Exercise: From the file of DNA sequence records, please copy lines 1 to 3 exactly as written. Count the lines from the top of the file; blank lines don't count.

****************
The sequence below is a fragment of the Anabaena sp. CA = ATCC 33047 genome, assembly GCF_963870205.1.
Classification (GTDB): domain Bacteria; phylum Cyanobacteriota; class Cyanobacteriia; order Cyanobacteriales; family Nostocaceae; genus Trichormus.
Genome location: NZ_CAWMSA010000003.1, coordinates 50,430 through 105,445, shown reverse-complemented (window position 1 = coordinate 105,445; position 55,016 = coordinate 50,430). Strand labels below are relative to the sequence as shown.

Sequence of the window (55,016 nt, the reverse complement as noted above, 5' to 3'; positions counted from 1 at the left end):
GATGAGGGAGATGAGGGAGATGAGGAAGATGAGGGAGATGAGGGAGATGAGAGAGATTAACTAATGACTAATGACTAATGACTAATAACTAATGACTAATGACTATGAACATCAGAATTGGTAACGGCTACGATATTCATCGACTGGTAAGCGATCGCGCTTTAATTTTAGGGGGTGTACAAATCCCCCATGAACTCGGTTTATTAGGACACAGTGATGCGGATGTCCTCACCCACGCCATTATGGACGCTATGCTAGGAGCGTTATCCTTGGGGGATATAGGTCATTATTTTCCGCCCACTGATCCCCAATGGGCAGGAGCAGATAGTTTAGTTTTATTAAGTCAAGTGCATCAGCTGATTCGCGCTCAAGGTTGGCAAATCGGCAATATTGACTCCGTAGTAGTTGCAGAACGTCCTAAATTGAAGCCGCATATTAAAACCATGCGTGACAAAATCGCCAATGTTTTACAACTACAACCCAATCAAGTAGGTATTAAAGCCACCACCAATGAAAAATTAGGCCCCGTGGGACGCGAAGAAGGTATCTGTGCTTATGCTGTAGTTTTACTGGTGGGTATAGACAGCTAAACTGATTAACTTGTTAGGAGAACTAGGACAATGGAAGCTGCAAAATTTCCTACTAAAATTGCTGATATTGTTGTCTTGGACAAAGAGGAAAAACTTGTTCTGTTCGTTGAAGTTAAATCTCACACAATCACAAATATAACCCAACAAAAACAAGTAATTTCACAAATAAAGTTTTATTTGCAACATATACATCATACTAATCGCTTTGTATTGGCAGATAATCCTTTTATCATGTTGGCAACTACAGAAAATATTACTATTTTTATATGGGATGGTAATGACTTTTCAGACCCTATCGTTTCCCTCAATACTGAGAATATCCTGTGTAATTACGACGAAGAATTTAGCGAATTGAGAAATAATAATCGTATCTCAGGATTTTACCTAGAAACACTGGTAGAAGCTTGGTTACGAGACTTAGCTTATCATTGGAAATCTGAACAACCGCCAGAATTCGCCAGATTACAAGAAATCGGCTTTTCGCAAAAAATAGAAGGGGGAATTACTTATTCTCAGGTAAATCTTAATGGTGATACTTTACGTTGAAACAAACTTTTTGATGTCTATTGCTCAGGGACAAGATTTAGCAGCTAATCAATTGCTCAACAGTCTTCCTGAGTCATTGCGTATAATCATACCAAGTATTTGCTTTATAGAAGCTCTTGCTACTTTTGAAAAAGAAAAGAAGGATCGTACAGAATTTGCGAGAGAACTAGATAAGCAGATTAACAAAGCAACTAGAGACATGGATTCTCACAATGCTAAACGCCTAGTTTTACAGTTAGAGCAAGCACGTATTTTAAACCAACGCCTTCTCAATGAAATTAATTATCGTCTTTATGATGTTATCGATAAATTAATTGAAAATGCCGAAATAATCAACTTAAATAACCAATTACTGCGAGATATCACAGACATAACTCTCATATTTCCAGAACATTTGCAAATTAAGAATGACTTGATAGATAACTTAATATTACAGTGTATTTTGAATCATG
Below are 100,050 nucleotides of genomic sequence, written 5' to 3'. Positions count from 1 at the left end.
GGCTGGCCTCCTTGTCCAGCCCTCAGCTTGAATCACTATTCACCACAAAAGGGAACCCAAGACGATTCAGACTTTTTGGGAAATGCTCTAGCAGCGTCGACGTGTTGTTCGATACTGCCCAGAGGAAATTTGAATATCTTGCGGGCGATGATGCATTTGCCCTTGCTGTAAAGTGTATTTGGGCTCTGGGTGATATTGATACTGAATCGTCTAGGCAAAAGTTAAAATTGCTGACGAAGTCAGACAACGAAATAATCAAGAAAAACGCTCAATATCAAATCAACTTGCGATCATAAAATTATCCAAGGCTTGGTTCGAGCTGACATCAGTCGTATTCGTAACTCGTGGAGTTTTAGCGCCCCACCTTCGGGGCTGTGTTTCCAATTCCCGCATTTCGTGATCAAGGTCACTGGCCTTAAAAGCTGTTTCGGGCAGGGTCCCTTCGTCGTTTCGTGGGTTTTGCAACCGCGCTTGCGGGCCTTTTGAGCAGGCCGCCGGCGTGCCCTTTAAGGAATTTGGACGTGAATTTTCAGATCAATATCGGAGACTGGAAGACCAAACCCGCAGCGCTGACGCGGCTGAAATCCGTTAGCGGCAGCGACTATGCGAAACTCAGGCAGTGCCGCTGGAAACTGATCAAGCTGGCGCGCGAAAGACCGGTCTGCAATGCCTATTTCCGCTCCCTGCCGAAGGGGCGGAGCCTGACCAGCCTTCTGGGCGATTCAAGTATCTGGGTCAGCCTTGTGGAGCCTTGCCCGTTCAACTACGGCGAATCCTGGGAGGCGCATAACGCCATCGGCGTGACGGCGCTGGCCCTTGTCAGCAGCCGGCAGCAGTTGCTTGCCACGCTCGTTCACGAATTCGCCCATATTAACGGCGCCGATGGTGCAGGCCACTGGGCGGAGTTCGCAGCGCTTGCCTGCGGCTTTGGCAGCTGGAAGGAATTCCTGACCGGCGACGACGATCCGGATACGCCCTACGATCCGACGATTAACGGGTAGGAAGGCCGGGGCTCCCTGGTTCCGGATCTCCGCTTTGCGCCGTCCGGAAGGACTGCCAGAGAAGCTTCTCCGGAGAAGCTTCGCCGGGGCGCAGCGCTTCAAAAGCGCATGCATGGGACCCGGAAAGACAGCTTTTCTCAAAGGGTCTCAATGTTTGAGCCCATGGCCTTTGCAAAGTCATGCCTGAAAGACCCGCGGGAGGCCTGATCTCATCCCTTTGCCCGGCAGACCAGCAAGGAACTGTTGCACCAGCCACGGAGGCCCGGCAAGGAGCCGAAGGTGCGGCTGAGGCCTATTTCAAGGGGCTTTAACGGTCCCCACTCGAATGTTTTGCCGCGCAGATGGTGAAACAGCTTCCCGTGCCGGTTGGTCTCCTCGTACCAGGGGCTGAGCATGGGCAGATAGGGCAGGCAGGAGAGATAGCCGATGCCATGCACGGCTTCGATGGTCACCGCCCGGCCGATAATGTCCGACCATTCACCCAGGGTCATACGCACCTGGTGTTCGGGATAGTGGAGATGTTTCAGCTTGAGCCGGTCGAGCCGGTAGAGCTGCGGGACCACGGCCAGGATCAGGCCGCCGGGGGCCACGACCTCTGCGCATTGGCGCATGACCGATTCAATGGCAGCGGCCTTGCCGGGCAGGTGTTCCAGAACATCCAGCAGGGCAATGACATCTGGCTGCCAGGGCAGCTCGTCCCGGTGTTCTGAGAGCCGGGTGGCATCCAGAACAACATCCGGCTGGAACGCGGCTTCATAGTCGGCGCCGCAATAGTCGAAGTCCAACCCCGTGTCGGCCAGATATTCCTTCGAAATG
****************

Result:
The sequence below is a fragment of the Anabaena sp. CA = ATCC 33047 genome, assembly GCF_963870205.1.
Classification (GTDB): domain Bacteria; phylum Cyanobacteriota; class Cyanobacteriia; order Cyanobacteriales; family Nostocaceae; genus Trichormus.
Genome location: NZ_CAWMSA010000003.1, coordinates 50,430 through 105,445, shown reverse-complemented (window position 1 = coordinate 105,445; position 55,016 = coordinate 50,430). Strand labels below are relative to the sequence as shown.